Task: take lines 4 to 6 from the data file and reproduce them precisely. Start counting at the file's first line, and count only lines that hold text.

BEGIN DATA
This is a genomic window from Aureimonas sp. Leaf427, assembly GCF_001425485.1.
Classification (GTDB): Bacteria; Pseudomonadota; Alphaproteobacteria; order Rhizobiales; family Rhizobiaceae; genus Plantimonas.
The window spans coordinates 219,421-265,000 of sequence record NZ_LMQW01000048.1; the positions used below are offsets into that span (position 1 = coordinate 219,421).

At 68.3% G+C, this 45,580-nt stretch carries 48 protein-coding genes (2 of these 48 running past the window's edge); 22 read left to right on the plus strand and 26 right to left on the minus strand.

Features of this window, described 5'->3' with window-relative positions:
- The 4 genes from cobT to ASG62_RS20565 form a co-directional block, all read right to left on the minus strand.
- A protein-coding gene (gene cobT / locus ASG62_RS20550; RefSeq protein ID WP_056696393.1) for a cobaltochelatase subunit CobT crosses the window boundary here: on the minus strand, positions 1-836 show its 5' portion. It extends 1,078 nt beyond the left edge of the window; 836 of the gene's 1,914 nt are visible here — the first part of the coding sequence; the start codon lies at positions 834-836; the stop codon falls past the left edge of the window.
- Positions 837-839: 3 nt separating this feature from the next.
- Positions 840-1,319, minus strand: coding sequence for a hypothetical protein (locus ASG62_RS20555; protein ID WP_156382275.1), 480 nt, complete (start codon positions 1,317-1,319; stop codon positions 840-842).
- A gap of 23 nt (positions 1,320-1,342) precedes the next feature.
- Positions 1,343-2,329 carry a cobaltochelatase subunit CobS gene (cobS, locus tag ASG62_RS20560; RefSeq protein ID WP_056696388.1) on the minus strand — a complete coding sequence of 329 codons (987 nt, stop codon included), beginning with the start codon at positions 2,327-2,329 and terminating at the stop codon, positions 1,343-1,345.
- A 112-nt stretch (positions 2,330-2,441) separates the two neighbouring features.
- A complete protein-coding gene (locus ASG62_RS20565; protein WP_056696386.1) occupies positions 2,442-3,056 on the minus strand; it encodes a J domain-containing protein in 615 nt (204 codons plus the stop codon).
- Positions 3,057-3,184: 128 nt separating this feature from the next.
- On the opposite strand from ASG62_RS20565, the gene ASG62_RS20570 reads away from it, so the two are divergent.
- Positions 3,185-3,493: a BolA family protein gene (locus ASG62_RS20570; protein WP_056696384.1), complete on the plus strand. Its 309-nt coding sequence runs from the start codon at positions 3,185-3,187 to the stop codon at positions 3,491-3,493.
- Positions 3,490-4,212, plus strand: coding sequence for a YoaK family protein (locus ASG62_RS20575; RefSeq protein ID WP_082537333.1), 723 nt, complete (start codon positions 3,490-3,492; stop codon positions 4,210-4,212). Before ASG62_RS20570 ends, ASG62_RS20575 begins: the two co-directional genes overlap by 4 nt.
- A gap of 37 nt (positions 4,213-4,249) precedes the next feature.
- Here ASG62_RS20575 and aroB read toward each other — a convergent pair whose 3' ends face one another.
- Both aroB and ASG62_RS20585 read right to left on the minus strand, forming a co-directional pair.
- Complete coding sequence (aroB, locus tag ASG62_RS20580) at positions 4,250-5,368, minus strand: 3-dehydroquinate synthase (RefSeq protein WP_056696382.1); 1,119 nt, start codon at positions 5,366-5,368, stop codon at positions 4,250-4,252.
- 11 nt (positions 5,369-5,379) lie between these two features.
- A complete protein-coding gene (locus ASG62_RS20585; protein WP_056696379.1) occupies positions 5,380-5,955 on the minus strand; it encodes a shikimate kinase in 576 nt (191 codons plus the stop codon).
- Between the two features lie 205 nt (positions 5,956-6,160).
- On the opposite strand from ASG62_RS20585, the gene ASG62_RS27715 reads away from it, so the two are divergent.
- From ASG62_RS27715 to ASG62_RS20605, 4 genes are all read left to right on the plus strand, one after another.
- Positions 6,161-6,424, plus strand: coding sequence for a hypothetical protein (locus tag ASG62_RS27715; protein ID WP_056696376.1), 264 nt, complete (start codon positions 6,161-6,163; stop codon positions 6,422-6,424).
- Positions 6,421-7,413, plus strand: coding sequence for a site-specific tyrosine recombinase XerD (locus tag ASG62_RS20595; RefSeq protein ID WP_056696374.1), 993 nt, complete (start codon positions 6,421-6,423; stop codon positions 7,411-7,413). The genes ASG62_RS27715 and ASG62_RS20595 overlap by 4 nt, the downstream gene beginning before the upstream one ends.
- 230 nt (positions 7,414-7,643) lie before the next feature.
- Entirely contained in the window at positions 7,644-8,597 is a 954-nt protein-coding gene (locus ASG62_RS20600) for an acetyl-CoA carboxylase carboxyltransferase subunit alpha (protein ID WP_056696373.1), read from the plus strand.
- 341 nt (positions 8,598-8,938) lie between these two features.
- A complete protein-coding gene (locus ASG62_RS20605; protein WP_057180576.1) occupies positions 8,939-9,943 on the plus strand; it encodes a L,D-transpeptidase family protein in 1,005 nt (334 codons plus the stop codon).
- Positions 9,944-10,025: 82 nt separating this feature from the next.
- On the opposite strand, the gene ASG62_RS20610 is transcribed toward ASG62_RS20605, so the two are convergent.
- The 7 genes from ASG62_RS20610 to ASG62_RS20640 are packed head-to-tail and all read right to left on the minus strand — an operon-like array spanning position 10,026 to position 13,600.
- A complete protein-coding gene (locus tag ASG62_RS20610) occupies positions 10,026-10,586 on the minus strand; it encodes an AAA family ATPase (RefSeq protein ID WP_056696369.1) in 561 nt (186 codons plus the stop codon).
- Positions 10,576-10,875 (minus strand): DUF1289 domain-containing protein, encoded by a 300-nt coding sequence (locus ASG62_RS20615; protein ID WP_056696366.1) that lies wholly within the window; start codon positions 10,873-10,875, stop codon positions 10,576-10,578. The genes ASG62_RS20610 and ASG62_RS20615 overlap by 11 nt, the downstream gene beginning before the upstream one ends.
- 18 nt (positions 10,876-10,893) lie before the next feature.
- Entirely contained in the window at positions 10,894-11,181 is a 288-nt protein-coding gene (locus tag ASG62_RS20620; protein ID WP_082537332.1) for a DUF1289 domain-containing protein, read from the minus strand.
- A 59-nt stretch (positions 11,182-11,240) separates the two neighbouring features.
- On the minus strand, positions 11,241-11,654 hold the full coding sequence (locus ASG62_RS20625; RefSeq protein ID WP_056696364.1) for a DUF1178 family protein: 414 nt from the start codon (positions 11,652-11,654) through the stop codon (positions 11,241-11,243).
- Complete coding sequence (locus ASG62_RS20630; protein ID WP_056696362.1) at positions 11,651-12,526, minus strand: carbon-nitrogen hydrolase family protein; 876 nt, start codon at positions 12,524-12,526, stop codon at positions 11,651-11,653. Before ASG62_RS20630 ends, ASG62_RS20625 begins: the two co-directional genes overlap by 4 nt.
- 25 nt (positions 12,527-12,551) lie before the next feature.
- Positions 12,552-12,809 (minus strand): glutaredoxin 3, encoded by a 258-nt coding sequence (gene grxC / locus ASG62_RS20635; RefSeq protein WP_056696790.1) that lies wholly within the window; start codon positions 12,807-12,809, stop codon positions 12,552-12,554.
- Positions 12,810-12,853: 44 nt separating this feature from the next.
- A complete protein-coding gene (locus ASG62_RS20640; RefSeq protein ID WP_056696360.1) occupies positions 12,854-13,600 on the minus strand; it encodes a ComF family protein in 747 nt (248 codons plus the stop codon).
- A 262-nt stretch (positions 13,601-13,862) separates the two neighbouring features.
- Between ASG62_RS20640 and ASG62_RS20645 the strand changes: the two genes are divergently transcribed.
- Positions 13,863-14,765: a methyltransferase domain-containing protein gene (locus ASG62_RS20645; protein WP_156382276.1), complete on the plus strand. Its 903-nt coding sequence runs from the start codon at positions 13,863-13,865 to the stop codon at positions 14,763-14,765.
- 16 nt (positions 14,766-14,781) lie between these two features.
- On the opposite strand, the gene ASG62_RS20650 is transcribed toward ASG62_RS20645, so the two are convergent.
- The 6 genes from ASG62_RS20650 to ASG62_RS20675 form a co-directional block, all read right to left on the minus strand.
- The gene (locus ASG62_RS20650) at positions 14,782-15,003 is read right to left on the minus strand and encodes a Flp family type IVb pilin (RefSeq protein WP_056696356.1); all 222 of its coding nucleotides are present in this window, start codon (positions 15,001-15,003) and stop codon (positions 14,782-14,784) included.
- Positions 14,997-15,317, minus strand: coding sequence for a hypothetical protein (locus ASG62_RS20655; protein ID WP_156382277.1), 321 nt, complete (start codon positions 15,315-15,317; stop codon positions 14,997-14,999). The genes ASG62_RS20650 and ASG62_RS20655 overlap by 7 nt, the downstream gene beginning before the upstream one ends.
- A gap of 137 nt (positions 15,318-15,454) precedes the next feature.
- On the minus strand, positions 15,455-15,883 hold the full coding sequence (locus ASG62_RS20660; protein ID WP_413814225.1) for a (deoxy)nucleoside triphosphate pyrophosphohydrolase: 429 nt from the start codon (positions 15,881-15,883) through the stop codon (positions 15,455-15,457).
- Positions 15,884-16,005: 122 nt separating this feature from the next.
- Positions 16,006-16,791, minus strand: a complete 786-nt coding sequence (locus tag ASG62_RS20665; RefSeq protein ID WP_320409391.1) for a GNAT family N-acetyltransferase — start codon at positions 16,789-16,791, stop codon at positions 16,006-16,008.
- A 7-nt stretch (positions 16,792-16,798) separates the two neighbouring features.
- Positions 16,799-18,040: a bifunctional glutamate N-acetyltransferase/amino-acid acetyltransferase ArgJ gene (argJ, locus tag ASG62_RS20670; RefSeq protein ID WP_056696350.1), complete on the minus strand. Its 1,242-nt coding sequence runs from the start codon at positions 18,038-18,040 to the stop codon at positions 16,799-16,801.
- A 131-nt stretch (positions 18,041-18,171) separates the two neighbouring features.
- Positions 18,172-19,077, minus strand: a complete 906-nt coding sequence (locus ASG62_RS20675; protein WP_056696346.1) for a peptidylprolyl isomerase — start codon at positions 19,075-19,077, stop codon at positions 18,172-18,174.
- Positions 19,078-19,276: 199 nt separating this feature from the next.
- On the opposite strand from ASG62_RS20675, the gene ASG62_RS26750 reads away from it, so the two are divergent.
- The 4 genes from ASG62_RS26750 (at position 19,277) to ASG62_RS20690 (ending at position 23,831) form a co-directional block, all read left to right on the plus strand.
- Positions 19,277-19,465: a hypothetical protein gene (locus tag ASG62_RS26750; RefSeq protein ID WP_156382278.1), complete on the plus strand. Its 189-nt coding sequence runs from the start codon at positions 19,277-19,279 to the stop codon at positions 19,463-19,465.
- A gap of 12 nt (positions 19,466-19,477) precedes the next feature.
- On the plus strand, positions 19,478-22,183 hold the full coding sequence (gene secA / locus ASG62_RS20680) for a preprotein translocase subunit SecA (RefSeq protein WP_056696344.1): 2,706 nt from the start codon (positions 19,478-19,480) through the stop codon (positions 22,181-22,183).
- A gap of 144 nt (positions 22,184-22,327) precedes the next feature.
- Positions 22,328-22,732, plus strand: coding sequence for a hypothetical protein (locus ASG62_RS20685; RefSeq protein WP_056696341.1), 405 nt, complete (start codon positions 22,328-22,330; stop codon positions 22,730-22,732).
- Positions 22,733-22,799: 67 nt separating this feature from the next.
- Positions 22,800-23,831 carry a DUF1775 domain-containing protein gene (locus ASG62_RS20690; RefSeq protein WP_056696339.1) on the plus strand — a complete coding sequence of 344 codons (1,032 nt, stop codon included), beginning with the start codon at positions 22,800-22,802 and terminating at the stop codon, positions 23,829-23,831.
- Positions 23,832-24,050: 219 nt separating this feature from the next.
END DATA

At 68.3% G+C, this 45,580-nt stretch carries 48 protein-coding genes (2 of these 48 running past the window's edge); 22 read left to right on the plus strand and 26 right to left on the minus strand.

Features of this window, described 5'->3' with window-relative positions:
- The 4 genes from cobT to ASG62_RS20565 form a co-directional block, all read right to left on the minus strand.